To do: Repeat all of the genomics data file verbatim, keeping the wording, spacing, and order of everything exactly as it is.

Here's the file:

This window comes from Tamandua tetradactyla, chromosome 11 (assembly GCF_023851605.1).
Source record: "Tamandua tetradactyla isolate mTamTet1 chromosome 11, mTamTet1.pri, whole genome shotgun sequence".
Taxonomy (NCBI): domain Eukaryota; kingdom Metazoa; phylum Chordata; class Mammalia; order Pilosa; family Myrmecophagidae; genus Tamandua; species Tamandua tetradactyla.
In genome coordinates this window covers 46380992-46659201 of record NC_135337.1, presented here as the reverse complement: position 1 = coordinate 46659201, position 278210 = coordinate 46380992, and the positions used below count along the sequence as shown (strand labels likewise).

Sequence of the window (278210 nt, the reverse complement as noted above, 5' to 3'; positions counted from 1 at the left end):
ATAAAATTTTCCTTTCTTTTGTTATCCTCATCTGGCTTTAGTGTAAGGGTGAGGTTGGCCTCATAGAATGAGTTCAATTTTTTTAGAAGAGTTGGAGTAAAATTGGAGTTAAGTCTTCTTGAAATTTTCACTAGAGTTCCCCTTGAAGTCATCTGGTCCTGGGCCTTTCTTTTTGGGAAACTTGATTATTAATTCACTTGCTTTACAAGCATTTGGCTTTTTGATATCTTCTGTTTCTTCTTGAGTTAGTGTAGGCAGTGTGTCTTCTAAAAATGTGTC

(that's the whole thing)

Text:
This window comes from Tamandua tetradactyla, chromosome 11 (assembly GCF_023851605.1).
Source record: "Tamandua tetradactyla isolate mTamTet1 chromosome 11, mTamTet1.pri, whole genome shotgun sequence".
Taxonomy (NCBI): domain Eukaryota; kingdom Metazoa; phylum Chordata; class Mammalia; order Pilosa; family Myrmecophagidae; genus Tamandua; species Tamandua tetradactyla.
In genome coordinates this window covers 46380992-46659201 of record NC_135337.1, presented here as the reverse complement: position 1 = coordinate 46659201, position 278210 = coordinate 46380992, and the positions used below count along the sequence as shown (strand labels likewise).

Sequence of the window (278210 nt, the reverse complement as noted above, 5' to 3'; positions counted from 1 at the left end):
ATAAAATTTTCCTTTCTTTTGTTATCCTCATCTGGCTTTAGTGTAAGGGTGAGGTTGGCCTCATAGAATGAGTTCAATTTTTTTAGAAGAGTTGGAGTAAAATTGGAGTTAAGTCTTCTTGAAATTTTCACTAGAGTTCCCCTTGAAGTCATCTGGTCCTGGGCCTTTCTTTTTGGGAAACTTGATTATTAATTCACTTGCTTTACAAGCATTTGGCTTTTTGATATCTTCTGTTTCTTCTTGAGTTAGTGTAGGCAGTGTGTCTTCTAAAAATGTGTC